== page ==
WHAT’S with all the beer and food pairings? It’s getting that you can’t down a mug without someone shoving a plate of ale-braised Brussels sprouts under your chin.
Wednesday night, Nick Macri, the chef at Southwark, at 4th and Bainbridge, laid out a four-course menu pairing imaginative dishes (seafood stew and hot-pepper relish) with suds from Ardmore’s Tired Hands Brewery. Friday, the new Victoria Freehouse, on Front Street in Old City, will throw down a variety of British-style bitters and complementary English-themed plates. And Philly Beer Week (May 31-June 7) already has more than 50 separate beer-and-food menus lined up, featuring everything from sausages and beer to beer-flavored gelato.
My theory had been that the beer-and-food craze is due largely to the number of chefs who learned the ropes as poor kitchen assistants. Once, these apprentices would’ve cooked with wine because, well, the PBR they were guzzling didn’t exactly inspire thoughts of high cuisine.
But the latest generation grew up on microbrewed ales and lagers, which gave them a cheaper, even more flavorful recipe option.
I ran that idea past George Sabatino, 31, the chef who led South Philly’s Stateside to its recent No. 1 ranking by Philadelphia magazine. Last year, he won the inaugural Brewery Ommegang Hop Chef competition that pitted some of the nation’s top chefs in a beer-infused cook-off.
“To tell the truth,” said Sabatino, now working the stove at Morgan’s Pier, on Delaware Avenue, “until Hop Chef, I didn’t have a lot of experience with cooking with beer. Mainly, I used red wine.
“I had a lot of experience with drinking beer, but not cooking with it.”
Which, come to think of it, might be a better explanation for all the beer-inspired menus in town.
Sabatino said that Philadelphia is so focused on suds these days, chefs are almost forced by their thirsty patrons to come up with new dishes that are either made with beer or match the flavors of beer.
“It’s just the way this town is with beer,” said Sabatino. “I remember how excited people got four years ago at Barbuzzo [the 13th Street bistro where he formerly worked] when we started bringing in craft beer in cans. . . . Then, down at Stateside, we served this one dish – potato soup with short ribs braised in a smoked beer. I couldn’t believe how many of those we served in one night.”
Sabatino’s most successful dish might’ve been his winning entry in last year’s Hop Chef competition: smoked capon sausage with mustard, white beans and tapenade, which was paired with Ommegang Rare Vos, a mellow yet spicy amber ale.
The sausage and the white beans were infused with the ale, but it might’ve been the mustard that blew away the judges. He had reduced bottle after bottle of Rare Vos for hours, simmering it down till its caramel-like sugars mingled thoroughly with the mustard spices.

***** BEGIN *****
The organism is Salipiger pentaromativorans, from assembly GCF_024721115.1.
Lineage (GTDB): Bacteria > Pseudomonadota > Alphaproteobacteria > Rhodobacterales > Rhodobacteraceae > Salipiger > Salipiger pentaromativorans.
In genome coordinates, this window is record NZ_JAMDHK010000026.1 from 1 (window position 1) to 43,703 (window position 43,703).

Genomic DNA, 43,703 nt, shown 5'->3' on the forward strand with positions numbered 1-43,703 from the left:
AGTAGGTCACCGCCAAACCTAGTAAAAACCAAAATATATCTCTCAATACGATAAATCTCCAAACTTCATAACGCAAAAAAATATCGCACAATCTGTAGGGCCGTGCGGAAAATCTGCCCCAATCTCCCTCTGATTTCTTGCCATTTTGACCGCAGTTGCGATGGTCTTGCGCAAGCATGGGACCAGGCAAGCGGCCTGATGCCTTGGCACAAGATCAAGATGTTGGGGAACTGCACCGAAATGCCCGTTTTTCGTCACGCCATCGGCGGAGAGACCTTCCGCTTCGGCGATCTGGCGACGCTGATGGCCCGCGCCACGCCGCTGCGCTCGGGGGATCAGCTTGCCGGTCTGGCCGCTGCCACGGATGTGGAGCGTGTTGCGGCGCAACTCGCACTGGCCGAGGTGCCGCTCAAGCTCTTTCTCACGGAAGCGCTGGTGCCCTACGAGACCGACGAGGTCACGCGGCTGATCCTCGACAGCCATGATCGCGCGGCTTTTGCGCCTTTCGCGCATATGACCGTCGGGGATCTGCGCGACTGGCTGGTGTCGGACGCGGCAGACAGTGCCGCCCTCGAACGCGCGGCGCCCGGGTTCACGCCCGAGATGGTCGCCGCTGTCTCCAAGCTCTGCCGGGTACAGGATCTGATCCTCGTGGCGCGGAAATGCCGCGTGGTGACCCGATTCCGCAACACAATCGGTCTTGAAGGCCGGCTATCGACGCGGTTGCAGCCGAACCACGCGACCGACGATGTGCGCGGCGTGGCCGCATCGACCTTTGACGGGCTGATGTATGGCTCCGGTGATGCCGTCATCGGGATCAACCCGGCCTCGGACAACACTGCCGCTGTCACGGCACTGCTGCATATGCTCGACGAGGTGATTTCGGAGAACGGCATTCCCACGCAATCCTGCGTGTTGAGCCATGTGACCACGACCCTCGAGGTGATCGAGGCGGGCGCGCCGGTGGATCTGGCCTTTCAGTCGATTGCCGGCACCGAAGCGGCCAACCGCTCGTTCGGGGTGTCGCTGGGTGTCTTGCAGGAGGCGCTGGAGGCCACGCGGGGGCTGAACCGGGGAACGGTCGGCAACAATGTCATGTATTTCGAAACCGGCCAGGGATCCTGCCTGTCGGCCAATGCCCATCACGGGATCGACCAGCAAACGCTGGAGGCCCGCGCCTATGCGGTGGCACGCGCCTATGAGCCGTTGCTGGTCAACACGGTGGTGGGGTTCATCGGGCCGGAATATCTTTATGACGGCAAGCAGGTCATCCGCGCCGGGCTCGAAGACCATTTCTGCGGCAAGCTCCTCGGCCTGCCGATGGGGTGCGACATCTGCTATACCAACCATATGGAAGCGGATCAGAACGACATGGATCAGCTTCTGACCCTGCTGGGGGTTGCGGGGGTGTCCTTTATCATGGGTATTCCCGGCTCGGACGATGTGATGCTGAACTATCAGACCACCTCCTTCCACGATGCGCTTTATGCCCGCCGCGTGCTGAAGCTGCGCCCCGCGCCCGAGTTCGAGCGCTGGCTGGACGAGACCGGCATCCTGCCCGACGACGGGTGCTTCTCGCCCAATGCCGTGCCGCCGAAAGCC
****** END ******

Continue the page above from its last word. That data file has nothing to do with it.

“It took plenty of beer to make that reduction,” he said, “but the spice was just perfect for the weather, and I liked the way it played off the smoke of the sausage.”
Not all recipes take so much time or beer.
“When you cook something like a beer-braised beef cheek, sure it’s going to take four, five, six hours in the oven till the meat absorbs all the liquid,” he said. “But sometimes it’s better just to crack a can and let it do its own thing – don’t mess with it too much.”
Every chef has his or her secret to cooking with beer, naturally. And you can get a taste of some of the best at the Brewery Ommegang Hop Chef preliminary round on Tuesday at Union Transfer (1026 Spring Garden St.).
Sabatino will be resting on his laurels as the event’s “Culinary Ambassador,” but there won’t be any shortage of talent. The competitors include: Nick Macri, from Southwark; Yun Fuentes, of JG Domestic; Lucio Palazzo, of La Calaca Feliz; Pat Szoke, of The Industry; Eli Kulp, of Fork; and Mike Deganis, of Alla Spina.
The Philly winner heads to the finals against chefs from Boston, Chicago and Albany, N.Y., for a grand cook-off at Ommegang’s Belgium Comes to Cooperstown, N.Y., festival August 2-4.
Tix to Tuesday’s round are $53.50 and available online at Ticketfly.com.
George Sabatino’s house-made beer mustard
4 c Rare Vos, reduced to 1 cup
6 t Coleman’s dry mustard
1 ½ t Worcestershire sauce
9 oz sherry vinegar
1 t yellow mustard seed
1 ½ c honey
¾ t kosher salt
9 each egg yolks
¾ t sugar
1. Combine all ingredients in a metal bowl set over a double boiler. Cook over simmering water, whipping continuously but gently, until thickened. Do not whisk too vigorously, or it will become too frothy. Remove from the heat.
2. Transfer to a blender and puree until very smooth. Allow to cool completely.
3. Will hold in the fridge for up to a week.